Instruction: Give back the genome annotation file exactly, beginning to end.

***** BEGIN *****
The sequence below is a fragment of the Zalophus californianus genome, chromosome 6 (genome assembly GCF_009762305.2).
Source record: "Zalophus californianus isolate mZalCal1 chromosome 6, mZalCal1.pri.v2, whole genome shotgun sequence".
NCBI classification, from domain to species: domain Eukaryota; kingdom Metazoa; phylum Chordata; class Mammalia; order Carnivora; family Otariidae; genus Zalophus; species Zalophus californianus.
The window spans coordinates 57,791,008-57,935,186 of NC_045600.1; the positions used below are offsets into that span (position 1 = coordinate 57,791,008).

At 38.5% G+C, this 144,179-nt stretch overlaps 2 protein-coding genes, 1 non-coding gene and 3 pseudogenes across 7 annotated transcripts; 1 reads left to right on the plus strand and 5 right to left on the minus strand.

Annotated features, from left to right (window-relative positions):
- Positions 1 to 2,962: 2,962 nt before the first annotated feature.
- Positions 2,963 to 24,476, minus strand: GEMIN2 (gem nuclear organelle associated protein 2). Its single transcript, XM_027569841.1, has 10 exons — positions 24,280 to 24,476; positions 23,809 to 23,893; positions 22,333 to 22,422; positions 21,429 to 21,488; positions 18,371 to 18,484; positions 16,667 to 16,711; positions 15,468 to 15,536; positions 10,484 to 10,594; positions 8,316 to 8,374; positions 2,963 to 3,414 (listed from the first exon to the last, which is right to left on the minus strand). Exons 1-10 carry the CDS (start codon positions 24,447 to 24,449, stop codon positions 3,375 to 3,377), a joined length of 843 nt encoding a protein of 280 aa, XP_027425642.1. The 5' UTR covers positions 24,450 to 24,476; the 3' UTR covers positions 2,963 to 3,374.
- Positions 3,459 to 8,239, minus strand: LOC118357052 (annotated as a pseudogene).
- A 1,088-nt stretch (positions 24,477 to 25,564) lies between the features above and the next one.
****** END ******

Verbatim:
The sequence below is a fragment of the Zalophus californianus genome, chromosome 6 (genome assembly GCF_009762305.2).
Source record: "Zalophus californianus isolate mZalCal1 chromosome 6, mZalCal1.pri.v2, whole genome shotgun sequence".
NCBI classification, from domain to species: domain Eukaryota; kingdom Metazoa; phylum Chordata; class Mammalia; order Carnivora; family Otariidae; genus Zalophus; species Zalophus californianus.
The window spans coordinates 57,791,008-57,935,186 of NC_045600.1; the positions used below are offsets into that span (position 1 = coordinate 57,791,008).

At 38.5% G+C, this 144,179-nt stretch overlaps 2 protein-coding genes, 1 non-coding gene and 3 pseudogenes across 7 annotated transcripts; 1 reads left to right on the plus strand and 5 right to left on the minus strand.

Annotated features, from left to right (window-relative positions):
- Positions 1 to 2,962: 2,962 nt before the first annotated feature.
- Positions 2,963 to 24,476, minus strand: GEMIN2 (gem nuclear organelle associated protein 2). Its single transcript, XM_027569841.1, has 10 exons — positions 24,280 to 24,476; positions 23,809 to 23,893; positions 22,333 to 22,422; positions 21,429 to 21,488; positions 18,371 to 18,484; positions 16,667 to 16,711; positions 15,468 to 15,536; positions 10,484 to 10,594; positions 8,316 to 8,374; positions 2,963 to 3,414 (listed from the first exon to the last, which is right to left on the minus strand). Exons 1-10 carry the CDS (start codon positions 24,447 to 24,449, stop codon positions 3,375 to 3,377), a joined length of 843 nt encoding a protein of 280 aa, XP_027425642.1. The 5' UTR covers positions 24,450 to 24,476; the 3' UTR covers positions 2,963 to 3,374.
- Positions 3,459 to 8,239, minus strand: LOC118357052 (annotated as a pseudogene).
- A 1,088-nt stretch (positions 24,477 to 25,564) lies between the features above and the next one.